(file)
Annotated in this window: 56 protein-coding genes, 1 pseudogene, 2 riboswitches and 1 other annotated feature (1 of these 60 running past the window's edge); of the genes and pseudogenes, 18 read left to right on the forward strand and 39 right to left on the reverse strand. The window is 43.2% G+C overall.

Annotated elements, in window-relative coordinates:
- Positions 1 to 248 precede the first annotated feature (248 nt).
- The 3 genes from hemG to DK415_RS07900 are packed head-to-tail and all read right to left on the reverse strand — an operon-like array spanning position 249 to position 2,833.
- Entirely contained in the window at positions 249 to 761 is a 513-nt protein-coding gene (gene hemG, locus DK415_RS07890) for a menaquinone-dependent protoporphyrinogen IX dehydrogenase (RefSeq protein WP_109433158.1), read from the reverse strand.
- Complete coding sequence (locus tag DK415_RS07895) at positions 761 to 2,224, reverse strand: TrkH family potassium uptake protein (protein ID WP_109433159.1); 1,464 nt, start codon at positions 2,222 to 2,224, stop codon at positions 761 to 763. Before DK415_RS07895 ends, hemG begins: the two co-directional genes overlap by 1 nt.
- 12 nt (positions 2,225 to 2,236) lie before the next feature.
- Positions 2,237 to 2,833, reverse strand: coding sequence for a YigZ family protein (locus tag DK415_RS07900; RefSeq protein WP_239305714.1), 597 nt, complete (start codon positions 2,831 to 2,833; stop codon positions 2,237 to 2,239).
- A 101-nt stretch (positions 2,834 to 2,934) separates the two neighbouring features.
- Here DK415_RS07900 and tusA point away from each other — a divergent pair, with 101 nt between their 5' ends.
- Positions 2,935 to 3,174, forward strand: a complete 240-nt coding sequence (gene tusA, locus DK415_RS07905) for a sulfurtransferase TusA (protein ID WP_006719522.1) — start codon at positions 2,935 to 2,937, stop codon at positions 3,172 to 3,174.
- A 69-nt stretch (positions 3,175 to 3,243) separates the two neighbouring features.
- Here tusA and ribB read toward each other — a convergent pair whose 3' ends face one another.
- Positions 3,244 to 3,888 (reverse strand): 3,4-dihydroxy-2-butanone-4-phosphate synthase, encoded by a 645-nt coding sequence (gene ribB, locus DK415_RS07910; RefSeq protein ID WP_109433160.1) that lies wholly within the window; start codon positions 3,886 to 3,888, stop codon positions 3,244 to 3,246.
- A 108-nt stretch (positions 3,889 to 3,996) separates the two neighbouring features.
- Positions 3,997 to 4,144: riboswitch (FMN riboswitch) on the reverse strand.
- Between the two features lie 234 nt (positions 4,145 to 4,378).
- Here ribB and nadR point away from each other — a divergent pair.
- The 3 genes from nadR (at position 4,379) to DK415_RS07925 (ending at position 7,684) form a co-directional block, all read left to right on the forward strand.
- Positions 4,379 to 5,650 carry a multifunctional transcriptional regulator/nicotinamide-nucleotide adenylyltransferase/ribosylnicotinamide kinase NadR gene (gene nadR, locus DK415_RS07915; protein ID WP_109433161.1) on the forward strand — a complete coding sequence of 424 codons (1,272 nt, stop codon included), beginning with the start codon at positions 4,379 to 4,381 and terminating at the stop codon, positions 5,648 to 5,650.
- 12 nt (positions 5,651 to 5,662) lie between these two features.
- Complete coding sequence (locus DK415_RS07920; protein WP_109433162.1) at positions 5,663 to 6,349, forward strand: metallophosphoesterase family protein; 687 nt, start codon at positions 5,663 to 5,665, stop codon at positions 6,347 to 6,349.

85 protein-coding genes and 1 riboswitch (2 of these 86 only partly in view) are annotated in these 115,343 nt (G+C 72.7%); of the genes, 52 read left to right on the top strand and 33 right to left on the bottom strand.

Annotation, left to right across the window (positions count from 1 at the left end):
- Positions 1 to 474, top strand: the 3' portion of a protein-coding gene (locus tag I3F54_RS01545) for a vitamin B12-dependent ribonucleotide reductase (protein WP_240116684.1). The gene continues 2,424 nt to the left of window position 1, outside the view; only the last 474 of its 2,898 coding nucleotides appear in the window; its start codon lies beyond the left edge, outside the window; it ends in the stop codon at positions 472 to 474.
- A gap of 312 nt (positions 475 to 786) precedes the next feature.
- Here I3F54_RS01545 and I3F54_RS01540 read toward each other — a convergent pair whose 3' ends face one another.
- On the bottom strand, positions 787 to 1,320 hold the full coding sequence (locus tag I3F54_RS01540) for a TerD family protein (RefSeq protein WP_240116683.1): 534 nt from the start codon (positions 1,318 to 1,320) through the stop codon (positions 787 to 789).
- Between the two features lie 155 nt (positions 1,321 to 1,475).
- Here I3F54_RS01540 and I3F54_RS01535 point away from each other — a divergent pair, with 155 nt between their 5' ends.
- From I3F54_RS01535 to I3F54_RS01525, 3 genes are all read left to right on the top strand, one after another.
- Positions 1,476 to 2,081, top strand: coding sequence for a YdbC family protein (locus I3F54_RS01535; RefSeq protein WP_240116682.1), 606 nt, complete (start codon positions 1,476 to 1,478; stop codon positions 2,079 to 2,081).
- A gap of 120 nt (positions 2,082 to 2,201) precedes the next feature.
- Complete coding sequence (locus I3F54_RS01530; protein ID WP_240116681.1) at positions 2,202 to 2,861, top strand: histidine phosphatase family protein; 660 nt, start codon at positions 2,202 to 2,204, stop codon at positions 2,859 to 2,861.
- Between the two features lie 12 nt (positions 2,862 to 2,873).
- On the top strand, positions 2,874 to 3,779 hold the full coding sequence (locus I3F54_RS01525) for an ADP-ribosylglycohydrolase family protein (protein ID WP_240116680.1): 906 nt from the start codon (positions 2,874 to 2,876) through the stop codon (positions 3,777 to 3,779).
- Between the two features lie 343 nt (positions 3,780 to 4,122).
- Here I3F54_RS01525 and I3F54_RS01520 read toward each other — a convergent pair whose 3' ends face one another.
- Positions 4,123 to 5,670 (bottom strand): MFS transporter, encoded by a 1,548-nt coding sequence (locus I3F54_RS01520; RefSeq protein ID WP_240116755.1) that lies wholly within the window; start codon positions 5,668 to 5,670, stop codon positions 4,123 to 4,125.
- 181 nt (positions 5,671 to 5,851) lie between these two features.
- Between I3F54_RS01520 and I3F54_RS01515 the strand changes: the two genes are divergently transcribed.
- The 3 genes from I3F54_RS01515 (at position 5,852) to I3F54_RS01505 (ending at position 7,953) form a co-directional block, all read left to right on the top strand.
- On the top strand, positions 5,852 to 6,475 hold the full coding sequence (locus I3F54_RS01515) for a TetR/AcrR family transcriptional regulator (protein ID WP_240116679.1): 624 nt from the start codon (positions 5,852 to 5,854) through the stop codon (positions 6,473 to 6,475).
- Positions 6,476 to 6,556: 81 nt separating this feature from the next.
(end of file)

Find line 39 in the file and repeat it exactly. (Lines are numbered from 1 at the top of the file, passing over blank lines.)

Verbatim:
- Positions 4,123 to 5,670 (bottom strand): MFS transporter, encoded by a 1,548-nt coding sequence (locus I3F54_RS01520; RefSeq protein ID WP_240116755.1) that lies wholly within the window; start codon positions 5,668 to 5,670, stop codon positions 4,123 to 4,125.